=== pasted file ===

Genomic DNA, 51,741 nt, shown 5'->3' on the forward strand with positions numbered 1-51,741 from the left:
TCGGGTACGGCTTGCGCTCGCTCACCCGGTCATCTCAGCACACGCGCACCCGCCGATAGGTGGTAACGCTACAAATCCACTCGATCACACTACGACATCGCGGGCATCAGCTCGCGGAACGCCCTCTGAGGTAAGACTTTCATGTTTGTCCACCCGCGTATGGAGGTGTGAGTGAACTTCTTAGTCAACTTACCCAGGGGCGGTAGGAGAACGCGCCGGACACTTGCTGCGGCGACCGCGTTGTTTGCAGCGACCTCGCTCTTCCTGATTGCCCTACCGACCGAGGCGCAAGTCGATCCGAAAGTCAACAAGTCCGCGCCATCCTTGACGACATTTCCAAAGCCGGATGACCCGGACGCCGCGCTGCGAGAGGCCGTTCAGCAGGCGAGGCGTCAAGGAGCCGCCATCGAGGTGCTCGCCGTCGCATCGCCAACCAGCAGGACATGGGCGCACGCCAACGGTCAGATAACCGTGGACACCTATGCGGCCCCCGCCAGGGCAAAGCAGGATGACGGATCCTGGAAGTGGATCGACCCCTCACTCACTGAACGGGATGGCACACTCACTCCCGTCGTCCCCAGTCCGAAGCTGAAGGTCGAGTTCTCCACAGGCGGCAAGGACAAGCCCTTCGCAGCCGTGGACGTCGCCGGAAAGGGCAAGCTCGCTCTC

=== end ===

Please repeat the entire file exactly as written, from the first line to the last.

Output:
Genomic DNA, 51,741 nt, shown 5'->3' on the forward strand with positions numbered 1-51,741 from the left:
TCGGGTACGGCTTGCGCTCGCTCACCCGGTCATCTCAGCACACGCGCACCCGCCGATAGGTGGTAACGCTACAAATCCACTCGATCACACTACGACATCGCGGGCATCAGCTCGCGGAACGCCCTCTGAGGTAAGACTTTCATGTTTGTCCACCCGCGTATGGAGGTGTGAGTGAACTTCTTAGTCAACTTACCCAGGGGCGGTAGGAGAACGCGCCGGACACTTGCTGCGGCGACCGCGTTGTTTGCAGCGACCTCGCTCTTCCTGATTGCCCTACCGACCGAGGCGCAAGTCGATCCGAAAGTCAACAAGTCCGCGCCATCCTTGACGACATTTCCAAAGCCGGATGACCCGGACGCCGCGCTGCGAGAGGCCGTTCAGCAGGCGAGGCGTCAAGGAGCCGCCATCGAGGTGCTCGCCGTCGCATCGCCAACCAGCAGGACATGGGCGCACGCCAACGGTCAGATAACCGTGGACACCTATGCGGCCCCCGCCAGGGCAAAGCAGGATGACGGATCCTGGAAGTGGATCGACCCCTCACTCACTGAACGGGATGGCACACTCACTCCCGTCGTCCCCAGTCCGAAGCTGAAGGTCGAGTTCTCCACAGGCGGCAAGGACAAGCCCTTCGCAGCCGTGGACGTCGCCGGAAAGGGCAAGCTCGCTCTC